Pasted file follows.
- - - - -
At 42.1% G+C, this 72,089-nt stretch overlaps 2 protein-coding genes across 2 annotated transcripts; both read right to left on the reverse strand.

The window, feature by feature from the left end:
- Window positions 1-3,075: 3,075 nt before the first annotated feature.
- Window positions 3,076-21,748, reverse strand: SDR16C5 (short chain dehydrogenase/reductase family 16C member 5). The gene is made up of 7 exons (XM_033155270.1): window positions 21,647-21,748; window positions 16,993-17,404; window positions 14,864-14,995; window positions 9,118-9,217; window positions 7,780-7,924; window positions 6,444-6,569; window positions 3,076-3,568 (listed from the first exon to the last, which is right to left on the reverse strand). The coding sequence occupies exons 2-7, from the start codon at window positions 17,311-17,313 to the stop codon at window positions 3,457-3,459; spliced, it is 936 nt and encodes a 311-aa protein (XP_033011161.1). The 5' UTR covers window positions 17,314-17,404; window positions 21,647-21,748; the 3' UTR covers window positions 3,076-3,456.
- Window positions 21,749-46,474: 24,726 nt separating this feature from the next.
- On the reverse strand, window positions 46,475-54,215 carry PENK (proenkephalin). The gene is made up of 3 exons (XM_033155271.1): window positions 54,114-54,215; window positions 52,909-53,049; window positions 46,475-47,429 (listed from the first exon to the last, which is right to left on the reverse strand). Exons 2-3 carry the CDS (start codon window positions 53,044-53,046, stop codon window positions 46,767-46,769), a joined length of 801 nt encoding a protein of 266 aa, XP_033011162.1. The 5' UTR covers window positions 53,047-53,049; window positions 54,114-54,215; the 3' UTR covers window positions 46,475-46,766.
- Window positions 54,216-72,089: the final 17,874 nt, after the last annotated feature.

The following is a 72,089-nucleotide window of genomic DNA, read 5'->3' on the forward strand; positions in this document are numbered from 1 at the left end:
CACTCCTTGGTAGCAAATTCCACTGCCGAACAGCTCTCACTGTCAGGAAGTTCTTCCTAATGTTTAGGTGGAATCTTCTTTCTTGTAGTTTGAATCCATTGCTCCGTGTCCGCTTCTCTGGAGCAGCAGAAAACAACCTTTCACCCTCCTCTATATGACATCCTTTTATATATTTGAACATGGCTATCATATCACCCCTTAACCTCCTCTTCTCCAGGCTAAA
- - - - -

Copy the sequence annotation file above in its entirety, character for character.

At 42.1% G+C, this 72,089-nt stretch overlaps 2 protein-coding genes across 2 annotated transcripts; both read right to left on the reverse strand.

The window, feature by feature from the left end:
- Window positions 1-3,075: 3,075 nt before the first annotated feature.
- Window positions 3,076-21,748, reverse strand: SDR16C5 (short chain dehydrogenase/reductase family 16C member 5). The gene is made up of 7 exons (XM_033155270.1): window positions 21,647-21,748; window positions 16,993-17,404; window positions 14,864-14,995; window positions 9,118-9,217; window positions 7,780-7,924; window positions 6,444-6,569; window positions 3,076-3,568 (listed from the first exon to the last, which is right to left on the reverse strand). The coding sequence occupies exons 2-7, from the start codon at window positions 17,311-17,313 to the stop codon at window positions 3,457-3,459; spliced, it is 936 nt and encodes a 311-aa protein (XP_033011161.1). The 5' UTR covers window positions 17,314-17,404; window positions 21,647-21,748; the 3' UTR covers window positions 3,076-3,456.
- Window positions 21,749-46,474: 24,726 nt separating this feature from the next.
- On the reverse strand, window positions 46,475-54,215 carry PENK (proenkephalin). The gene is made up of 3 exons (XM_033155271.1): window positions 54,114-54,215; window positions 52,909-53,049; window positions 46,475-47,429 (listed from the first exon to the last, which is right to left on the reverse strand). Exons 2-3 carry the CDS (start codon window positions 53,044-53,046, stop codon window positions 46,767-46,769), a joined length of 801 nt encoding a protein of 266 aa, XP_033011162.1. The 5' UTR covers window positions 53,047-53,049; window positions 54,114-54,215; the 3' UTR covers window positions 46,475-46,766.
- Window positions 54,216-72,089: the final 17,874 nt, after the last annotated feature.

The following is a 72,089-nucleotide window of genomic DNA, read 5'->3' on the forward strand; positions in this document are numbered from 1 at the left end:
CACTCCTTGGTAGCAAATTCCACTGCCGAACAGCTCTCACTGTCAGGAAGTTCTTCCTAATGTTTAGGTGGAATCTTCTTTCTTGTAGTTTGAATCCATTGCTCCGTGTCCGCTTCTCTGGAGCAGCAGAAAACAACCTTTCACCCTCCTCTATATGACATCCTTTTATATATTTGAACATGGCTATCATATCACCCCTTAACCTCCTCTTCTCCAGGCTAAA